While the rack design beneficially facilitates the easy configuration and expansion of server systems, it also allows server blades to be moved about freely within a cabinet or between different cabinets. The mobility of rack-mounted server blades enabled by cabinet designs can increase the difficulty of monitoring the exact location of blades within a system or group of systems. It is desirable, nevertheless, to be able to determine the location of individual server blades within a system. It would be highly desirable, therefore, to implement a system and method that automates the tracking of server blades within the system. It would be further desirable if the implemented solution is able to determine when blades have been recently installed or removed from a particular rack. It would be still further desirable if the implemented solution did not substantially increase the cost or complexity of the system.
 The problems identified above are in large part addressed by a system, method, and computer program product (software) for monitoring the location, insertion, and removal of server blades in a server system. The system would typically include a cabinet having a plurality of racks where at least one of the racks is configured to receive a server blade. Each server blade typically includes one or more general purpose microprocessors, a volatile system memory, and a service processor all interconnected via one or more busses. In addition, the server blade chassis would typically include a management blade that included a system service processor configured to monitor the local service processors attached to each server blade.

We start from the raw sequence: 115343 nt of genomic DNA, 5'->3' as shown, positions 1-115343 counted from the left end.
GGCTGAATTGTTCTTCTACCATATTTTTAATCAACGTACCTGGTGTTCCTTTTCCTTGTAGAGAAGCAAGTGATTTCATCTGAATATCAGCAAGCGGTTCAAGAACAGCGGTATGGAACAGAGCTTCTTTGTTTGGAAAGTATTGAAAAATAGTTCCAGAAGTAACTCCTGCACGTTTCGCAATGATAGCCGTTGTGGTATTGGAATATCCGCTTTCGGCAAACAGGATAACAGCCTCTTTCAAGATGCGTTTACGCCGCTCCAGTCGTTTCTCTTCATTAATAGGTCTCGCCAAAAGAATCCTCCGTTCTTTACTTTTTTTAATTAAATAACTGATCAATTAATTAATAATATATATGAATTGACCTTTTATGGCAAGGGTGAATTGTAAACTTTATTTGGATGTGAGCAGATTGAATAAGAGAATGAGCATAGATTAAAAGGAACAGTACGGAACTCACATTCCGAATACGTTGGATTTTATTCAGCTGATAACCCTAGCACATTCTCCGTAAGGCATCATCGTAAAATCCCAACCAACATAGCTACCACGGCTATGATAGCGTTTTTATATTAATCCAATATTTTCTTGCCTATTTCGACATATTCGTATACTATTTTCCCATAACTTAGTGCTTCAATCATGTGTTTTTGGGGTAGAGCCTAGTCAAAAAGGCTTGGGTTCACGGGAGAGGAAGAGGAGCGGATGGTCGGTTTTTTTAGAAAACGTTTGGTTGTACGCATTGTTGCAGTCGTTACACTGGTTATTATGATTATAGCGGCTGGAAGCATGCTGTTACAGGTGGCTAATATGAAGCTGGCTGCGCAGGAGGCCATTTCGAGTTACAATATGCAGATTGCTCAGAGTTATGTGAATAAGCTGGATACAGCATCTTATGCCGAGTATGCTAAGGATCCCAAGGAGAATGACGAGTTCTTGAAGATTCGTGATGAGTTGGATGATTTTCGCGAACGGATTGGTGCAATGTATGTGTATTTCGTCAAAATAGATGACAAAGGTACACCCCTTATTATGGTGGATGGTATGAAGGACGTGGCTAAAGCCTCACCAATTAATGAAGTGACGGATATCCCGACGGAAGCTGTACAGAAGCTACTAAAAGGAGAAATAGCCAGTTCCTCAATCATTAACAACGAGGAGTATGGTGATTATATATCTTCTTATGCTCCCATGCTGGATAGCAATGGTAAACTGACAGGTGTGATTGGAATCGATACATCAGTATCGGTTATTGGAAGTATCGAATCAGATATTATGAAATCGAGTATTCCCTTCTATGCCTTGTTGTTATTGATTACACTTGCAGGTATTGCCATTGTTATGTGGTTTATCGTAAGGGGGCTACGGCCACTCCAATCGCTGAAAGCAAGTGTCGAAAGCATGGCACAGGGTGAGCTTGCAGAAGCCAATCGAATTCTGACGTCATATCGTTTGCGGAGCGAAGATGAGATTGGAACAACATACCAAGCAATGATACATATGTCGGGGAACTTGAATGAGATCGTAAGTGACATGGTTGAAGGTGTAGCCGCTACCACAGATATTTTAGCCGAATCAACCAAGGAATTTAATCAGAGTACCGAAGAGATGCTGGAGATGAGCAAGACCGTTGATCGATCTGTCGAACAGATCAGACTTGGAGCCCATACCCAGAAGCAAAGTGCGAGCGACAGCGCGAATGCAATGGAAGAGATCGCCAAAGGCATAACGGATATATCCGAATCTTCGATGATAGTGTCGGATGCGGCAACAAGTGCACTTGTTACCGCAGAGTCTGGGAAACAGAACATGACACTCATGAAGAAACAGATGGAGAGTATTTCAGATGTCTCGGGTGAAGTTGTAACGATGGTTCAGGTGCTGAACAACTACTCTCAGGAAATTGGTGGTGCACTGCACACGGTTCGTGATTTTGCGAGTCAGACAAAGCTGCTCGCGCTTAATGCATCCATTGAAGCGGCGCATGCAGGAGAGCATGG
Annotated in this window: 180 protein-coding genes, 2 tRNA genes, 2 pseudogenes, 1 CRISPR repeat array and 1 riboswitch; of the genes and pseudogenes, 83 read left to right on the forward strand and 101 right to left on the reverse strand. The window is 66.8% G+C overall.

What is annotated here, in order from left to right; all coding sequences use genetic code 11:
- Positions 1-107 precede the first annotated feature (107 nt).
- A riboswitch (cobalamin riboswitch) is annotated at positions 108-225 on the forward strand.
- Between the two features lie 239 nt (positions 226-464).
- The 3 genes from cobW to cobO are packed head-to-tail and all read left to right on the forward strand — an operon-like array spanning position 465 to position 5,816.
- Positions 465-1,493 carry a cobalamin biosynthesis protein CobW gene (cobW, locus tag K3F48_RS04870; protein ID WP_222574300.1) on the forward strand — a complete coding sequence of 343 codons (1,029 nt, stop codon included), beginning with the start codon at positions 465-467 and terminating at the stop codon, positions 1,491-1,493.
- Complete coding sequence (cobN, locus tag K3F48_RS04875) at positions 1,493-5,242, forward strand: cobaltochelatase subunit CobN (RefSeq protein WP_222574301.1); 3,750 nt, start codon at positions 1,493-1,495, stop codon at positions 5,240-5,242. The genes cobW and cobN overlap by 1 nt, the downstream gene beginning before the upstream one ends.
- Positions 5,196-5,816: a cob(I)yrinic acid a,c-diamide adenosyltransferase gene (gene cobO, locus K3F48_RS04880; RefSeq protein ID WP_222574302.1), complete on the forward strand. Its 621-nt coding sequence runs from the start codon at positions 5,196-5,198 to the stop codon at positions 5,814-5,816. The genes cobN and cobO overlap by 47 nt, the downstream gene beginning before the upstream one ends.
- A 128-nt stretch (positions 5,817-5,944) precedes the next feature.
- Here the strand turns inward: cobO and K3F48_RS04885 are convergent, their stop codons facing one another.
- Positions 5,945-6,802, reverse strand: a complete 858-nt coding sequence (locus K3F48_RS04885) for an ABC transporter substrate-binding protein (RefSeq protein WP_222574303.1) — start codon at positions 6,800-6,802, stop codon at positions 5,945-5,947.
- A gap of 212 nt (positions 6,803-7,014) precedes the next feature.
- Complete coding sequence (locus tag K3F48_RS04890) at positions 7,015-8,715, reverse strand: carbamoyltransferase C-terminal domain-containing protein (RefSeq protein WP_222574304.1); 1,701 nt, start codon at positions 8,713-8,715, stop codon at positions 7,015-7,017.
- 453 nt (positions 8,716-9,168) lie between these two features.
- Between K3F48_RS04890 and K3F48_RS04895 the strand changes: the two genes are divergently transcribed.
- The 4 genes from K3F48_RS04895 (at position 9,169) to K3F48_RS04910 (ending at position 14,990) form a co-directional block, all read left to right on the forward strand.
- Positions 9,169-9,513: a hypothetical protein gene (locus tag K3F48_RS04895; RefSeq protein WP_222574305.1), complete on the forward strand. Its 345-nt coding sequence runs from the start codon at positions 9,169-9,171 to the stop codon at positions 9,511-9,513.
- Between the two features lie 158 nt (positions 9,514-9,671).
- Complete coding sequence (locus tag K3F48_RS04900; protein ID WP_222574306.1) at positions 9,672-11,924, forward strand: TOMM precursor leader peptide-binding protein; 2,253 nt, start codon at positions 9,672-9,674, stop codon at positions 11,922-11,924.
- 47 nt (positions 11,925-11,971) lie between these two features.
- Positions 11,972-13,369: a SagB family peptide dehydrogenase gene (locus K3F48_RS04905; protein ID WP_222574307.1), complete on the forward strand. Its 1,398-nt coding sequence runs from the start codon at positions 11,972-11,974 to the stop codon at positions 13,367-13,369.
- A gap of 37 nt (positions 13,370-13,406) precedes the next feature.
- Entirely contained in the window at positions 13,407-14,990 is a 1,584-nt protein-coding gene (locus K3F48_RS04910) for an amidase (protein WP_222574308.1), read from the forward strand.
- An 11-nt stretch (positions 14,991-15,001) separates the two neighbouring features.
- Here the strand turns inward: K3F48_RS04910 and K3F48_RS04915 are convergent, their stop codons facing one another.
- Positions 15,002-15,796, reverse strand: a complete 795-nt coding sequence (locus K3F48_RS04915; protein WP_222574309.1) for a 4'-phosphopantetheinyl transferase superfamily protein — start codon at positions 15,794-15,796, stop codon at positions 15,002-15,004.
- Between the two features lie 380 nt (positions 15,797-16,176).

When a new blade is installed in a cabinet rack, the blade generates a signal to the system management blade identifying the new blade by its physical position in the cabinet and by the blade characteristics needed to uniquely identify and power the blade. These identifying characteristics may include unique identifiers for network interface cards on the blade, the blade model number, and the blade serial number. After determining that a new blade has been installed, the management blade may then configure a functional boot image on the blade and initiate an installation of an operating system.